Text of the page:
Sunday, 11 November 2012
wade in the water [or maybe not]
i'm here in New Orleans as the happy guest of both NOCCA
and the kindly folk at the Joan Mitchell Center
developing work that i hope to include in my solo exhibition 'muddy waters'
opening at the Murray Bridge Regional Gallery in March 2013
whilst our mighty Murray is a mere rivulet by whirled standards
it's the most significant river in Australia.
the Mississippi is America's Big Muddy and like the Murray has been used as transport system/water supply/agricultural drain/convenient disposal unit.
and water is of course a vital ingredient in making dyes from plants.
water quality [and i suspect, the invisible presence of substances such as sodium compounds] is one of the reasons it's so difficult to make a natural green dye
[unless your water is rich in either copper or calcium]
so how do i test water before i dye ? [note spelling of that last word]
i take a shower.
if the water feels slippery and makes my hair feel silky it's probably acidic *
if it feels slightly sticky it's probably alkaline *
if it feels itchy on my skin then it certainly contains dissolved salts
and your nose will be able to detect chlorine [a "colour eater"].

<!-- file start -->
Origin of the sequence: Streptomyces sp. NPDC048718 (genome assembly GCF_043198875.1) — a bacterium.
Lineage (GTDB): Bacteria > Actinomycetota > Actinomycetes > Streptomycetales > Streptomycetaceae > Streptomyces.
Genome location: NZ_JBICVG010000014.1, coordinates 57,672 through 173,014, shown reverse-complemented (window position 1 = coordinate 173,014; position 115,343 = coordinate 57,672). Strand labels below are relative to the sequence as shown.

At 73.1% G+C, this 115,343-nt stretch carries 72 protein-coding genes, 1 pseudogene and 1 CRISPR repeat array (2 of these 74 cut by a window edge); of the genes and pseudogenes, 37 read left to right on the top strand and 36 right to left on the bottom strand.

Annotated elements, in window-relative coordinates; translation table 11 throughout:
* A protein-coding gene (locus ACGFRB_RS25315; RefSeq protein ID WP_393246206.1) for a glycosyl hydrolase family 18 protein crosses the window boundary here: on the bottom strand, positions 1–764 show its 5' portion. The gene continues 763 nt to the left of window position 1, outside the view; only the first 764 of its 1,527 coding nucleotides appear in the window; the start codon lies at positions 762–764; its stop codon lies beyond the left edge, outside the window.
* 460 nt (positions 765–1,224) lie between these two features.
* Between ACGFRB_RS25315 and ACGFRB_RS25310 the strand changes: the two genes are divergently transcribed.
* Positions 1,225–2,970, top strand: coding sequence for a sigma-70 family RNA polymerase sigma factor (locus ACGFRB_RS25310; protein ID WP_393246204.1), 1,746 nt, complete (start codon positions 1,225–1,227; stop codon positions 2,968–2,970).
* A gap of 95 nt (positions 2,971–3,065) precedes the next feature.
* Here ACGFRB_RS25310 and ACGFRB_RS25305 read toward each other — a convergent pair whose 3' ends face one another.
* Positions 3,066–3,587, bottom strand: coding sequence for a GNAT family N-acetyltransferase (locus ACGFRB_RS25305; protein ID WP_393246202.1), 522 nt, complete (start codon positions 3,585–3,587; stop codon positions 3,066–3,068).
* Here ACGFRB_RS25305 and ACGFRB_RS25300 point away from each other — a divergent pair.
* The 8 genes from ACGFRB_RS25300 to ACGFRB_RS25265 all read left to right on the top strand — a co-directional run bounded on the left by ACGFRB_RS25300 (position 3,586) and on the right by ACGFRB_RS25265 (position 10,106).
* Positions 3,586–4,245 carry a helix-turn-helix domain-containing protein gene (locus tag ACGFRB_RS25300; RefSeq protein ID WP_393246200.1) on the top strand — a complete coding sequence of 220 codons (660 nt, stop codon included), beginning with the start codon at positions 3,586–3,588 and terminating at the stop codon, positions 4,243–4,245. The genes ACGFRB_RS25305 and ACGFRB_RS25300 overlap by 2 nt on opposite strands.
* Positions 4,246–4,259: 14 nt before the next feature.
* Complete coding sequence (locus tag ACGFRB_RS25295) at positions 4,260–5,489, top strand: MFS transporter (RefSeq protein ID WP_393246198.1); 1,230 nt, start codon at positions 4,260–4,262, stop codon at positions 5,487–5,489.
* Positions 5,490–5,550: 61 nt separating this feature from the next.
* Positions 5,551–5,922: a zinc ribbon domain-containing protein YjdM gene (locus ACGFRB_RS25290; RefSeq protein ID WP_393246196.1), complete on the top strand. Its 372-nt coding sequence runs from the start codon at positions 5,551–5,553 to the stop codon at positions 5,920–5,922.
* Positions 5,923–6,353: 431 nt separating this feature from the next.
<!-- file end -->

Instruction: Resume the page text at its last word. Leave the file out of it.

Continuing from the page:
these are all useful things to know before you begin dyeing [again, note spelling...according to many writers i have died several times and yet, surprise, here i am still churning this earth]
water quality differs from town to town, whether reticulated as a community supply, harvested from the roof or a river
drawn from a well, which seems to be very common in rural America.
[septic tanks close by are also common. think about it]
anyway what this means is that unless your water supply and your plant supply are identical to those of the authors of all those lovely dye books that contain colour swatches alongside their recipes you are highly unlikely to achieve those exact same colours.
this is not a criticism of those pretty dye books.
merely food for thought.
and if you were wondering whether i am now going to apply my skin+water theories by immersing myself in the Mississippi
the answer is no.
* if my skin begins to dissolve then acidity/alkalinity is probably extreme and it's time to get the hell out of Dodge.